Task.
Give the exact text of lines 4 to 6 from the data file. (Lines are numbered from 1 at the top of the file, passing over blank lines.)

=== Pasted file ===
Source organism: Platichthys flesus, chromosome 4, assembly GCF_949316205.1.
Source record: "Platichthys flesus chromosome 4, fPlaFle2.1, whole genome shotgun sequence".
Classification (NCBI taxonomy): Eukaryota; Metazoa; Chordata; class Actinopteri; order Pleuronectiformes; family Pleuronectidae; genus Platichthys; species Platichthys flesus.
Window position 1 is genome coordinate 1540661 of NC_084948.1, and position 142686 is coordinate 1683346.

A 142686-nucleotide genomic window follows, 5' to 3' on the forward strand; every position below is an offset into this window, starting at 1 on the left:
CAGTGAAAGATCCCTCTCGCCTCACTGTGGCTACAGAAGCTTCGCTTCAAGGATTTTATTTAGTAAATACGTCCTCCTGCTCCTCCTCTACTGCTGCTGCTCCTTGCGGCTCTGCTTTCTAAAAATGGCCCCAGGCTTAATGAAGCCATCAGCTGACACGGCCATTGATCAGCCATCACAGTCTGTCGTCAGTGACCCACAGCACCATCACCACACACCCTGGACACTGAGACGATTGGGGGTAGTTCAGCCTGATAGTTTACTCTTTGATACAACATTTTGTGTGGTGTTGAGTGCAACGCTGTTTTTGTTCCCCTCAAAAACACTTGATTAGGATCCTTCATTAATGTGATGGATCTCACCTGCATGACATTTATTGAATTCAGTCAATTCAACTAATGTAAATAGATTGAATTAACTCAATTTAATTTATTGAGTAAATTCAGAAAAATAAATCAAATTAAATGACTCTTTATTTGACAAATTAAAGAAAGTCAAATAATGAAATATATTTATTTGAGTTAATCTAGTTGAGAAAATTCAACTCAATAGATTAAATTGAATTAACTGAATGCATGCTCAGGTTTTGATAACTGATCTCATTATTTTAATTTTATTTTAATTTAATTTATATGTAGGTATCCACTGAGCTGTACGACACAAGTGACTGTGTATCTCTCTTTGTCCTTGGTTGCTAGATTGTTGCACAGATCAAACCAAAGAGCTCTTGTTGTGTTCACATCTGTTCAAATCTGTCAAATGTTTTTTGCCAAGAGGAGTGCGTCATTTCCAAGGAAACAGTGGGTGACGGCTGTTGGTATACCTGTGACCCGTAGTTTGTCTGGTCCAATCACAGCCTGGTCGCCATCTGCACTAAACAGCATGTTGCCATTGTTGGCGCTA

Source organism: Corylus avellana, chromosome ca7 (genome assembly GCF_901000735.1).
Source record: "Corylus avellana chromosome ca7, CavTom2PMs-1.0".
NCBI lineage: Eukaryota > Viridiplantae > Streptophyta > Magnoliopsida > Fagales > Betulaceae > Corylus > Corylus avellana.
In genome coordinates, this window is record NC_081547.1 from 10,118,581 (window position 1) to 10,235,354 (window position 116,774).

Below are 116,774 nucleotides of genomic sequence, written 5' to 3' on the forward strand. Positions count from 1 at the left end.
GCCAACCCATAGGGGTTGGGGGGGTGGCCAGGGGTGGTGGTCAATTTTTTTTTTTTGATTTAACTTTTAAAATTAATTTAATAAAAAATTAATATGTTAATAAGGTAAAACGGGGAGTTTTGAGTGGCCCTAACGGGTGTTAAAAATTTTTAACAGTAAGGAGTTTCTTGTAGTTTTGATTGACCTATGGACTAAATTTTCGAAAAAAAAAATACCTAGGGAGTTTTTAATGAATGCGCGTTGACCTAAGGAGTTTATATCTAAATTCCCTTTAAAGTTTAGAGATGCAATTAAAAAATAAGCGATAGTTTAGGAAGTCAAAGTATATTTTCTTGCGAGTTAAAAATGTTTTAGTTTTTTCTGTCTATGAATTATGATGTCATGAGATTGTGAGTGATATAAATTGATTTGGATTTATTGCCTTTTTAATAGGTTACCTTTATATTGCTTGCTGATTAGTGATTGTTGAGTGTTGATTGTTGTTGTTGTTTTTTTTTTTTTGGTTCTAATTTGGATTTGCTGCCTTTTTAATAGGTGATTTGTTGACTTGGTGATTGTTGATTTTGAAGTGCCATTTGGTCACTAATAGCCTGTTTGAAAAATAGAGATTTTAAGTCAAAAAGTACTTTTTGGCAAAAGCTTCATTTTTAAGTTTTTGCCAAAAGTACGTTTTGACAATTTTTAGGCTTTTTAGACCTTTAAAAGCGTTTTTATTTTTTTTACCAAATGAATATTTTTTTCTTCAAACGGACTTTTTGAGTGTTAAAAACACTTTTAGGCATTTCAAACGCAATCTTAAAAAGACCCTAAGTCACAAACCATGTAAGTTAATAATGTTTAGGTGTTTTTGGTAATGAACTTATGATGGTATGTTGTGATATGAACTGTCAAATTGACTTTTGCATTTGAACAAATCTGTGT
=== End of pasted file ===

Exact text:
Window position 1 is genome coordinate 1540661 of NC_084948.1, and position 142686 is coordinate 1683346.

A 142686-nucleotide genomic window follows, 5' to 3' on the forward strand; every position below is an offset into this window, starting at 1 on the left:
CAGTGAAAGATCCCTCTCGCCTCACTGTGGCTACAGAAGCTTCGCTTCAAGGATTTTATTTAGTAAATACGTCCTCCTGCTCCTCCTCTACTGCTGCTGCTCCTTGCGGCTCTGCTTTCTAAAAATGGCCCCAGGCTTAATGAAGCCATCAGCTGACACGGCCATTGATCAGCCATCACAGTCTGTCGTCAGTGACCCACAGCACCATCACCACACACCCTGGACACTGAGACGATTGGGGGTAGTTCAGCCTGATAGTTTACTCTTTGATACAACATTTTGTGTGGTGTTGAGTGCAACGCTGTTTTTGTTCCCCTCAAAAACACTTGATTAGGATCCTTCATTAATGTGATGGATCTCACCTGCATGACATTTATTGAATTCAGTCAATTCAACTAATGTAAATAGATTGAATTAACTCAATTTAATTTATTGAGTAAATTCAGAAAAATAAATCAAATTAAATGACTCTTTATTTGACAAATTAAAGAAAGTCAAATAATGAAATATATTTATTTGAGTTAATCTAGTTGAGAAAATTCAACTCAATAGATTAAATTGAATTAACTGAATGCATGCTCAGGTTTTGATAACTGATCTCATTATTTTAATTTTATTTTAATTTAATTTATATGTAGGTATCCACTGAGCTGTACGACACAAGTGACTGTGTATCTCTCTTTGTCCTTGGTTGCTAGATTGTTGCACAGATCAAACCAAAGAGCTCTTGTTGTGTTCACATCTGTTCAAATCTGTCAAATGTTTTTTGCCAAGAGGAGTGCGTCATTTCCAAGGAAACAGTGGGTGACGGCTGTTGGTATACCTGTGACCCGTAGTTTGTCTGGTCCAATCACAGCCTGGTCGCCATCTGCACTAAACAGCATGTTGCCATTGTTGGCGCTA